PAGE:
New York Post Online Edition

August 24, 2003 -- When executives start unloading shares in their own companies, Wall Street is trained to worry.
Conventional wisdom holds that insider trading is a good barometer of where the market is heading. If the top dogs who are in-the-know about their companies are selling a lot more than they're buying, there must be a reason.

This is why institutional investors monitor insider trading.

Last month, executives sold about $32 worth of stock for every $1 they bought - for a sell-buy ratio of 32 - according to Thomson Financial. That's the third month in a row the sell-buy ratio has exceeded 20.

So far in August, the ratio is hovering above 30, said Kevin Schwenger, insider research analyst at Thomson. "If the ratio stays above 20 for a fourth month in a row, which seems likely, that will be something we haven't seen in a decade."

To many analysts, the heavy selling suggests the bull market is due for a swoon. The sell-buy ratio has topped 20 just 15 times in the last decade. Each time, the Standard & Poor's 500 index fell an average 6 percent in the next six months.

Over the next 12 months, the S&P 500 dropped an average 9 percent. The last time the ratio stayed above 20 three months in a row was from July to September 2000.

The S&P 500 subsequently fell nearly 20 percent over the next six months. Over the next year, it plunged nearly 30 percent.

"So it has been a pretty good predictor," Schwenger noted. "And, right now, executives are not showing a lot of confidence in this recovery that everyone is talking about."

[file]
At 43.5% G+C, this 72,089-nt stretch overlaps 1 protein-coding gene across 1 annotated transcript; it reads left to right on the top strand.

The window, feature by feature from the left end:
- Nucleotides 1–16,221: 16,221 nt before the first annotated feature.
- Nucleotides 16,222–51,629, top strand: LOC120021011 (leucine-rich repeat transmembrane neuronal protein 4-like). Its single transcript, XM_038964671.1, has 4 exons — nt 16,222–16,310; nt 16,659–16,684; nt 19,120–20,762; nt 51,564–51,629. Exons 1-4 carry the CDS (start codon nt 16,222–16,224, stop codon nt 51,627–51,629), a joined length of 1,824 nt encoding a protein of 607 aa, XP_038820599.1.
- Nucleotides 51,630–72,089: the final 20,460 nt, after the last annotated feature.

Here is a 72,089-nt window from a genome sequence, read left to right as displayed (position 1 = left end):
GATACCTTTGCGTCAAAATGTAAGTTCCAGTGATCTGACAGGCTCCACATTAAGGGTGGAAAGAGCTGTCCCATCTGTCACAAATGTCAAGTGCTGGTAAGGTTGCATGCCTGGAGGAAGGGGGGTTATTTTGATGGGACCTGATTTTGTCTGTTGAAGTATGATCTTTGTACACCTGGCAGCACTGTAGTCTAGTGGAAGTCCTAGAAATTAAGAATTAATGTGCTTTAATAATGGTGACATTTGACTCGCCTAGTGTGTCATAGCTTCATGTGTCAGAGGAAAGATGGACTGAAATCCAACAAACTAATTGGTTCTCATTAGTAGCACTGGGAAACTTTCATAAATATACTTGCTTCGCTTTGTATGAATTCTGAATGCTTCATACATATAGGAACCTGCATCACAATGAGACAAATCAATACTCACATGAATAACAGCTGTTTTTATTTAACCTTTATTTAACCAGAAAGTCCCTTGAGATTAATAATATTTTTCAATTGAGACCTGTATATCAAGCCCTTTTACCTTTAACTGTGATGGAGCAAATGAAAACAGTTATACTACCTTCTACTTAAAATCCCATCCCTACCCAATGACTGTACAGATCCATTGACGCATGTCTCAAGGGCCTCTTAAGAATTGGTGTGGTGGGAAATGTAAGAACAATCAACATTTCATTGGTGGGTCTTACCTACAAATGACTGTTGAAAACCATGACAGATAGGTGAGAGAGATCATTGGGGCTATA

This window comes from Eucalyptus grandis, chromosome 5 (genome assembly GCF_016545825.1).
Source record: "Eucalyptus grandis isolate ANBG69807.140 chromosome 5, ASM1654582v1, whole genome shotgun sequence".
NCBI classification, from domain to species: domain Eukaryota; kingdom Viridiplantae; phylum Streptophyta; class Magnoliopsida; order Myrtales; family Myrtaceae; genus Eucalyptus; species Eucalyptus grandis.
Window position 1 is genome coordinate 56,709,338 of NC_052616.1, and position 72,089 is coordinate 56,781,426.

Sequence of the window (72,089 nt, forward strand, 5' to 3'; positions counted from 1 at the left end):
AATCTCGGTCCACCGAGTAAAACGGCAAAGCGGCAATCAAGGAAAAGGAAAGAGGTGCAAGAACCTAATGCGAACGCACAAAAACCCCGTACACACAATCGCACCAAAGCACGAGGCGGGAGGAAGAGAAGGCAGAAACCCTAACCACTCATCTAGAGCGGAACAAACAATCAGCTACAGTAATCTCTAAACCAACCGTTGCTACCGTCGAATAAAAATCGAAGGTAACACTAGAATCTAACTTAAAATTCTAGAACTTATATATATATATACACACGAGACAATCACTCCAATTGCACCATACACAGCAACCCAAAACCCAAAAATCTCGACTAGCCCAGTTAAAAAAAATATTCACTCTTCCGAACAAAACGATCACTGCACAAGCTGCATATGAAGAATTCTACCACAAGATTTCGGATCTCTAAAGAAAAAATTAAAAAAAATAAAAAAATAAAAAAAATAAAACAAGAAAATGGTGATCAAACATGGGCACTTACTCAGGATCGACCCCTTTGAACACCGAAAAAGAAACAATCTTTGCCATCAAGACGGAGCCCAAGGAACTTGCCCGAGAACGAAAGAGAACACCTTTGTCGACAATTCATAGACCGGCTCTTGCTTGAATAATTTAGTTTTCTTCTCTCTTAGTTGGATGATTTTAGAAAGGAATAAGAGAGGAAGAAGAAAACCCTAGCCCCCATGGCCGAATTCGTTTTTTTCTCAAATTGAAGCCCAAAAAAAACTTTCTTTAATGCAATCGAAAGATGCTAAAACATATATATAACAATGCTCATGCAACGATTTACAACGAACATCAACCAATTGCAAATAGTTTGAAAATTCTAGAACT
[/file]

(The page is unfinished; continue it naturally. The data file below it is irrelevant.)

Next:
But not all experts are convinced that insider activity points to a downturn - especially if you look at the selling case-by-case.

At semiconductor company DSP Group, CEO Eliyahu Ayalon raked in $7.5 million by exercising options to buy 477,500 shares, which he immediately sold. Does that mean DSP Group stock is about to tank? "Not at all," said Yaniv Arieli, DSP Group's head of Investor Relations.

In fact, the company announced strong earnings last month, and it just hit a 52-week high of $27.55. So why did the CEO sell?

"Just look at the stock price," Arieli said. "He hadn't exercised shares in more than three years. If there had been bad news, there would have been no exercise because it would look bad."

At software company SCO Group, insiders sold $1.3 million worth of shares - which raised eyebrows because the company is embroiled in a nasty legal dispute with IBM and others.

But SCO Group said the selling executives, who had all taken pay cuts, needed to sell shares to cover taxes from the vesting of recent share grants.

At many companies, the market rally has given executives a rare chance to sell at a profit.

"That's one explanation that isn't terribly bearish," said Paul Cherney, chief market analyst at S&P.

Still, some analysts warn that the real issue is not so much the active selling, but the lack of buying.

"The picture now is one of great hesitancy on the part of executives to take long positions in their own company shares," said Michael Pinchaud, director of research at Market Profile Theorems.

"That is troubling," he added.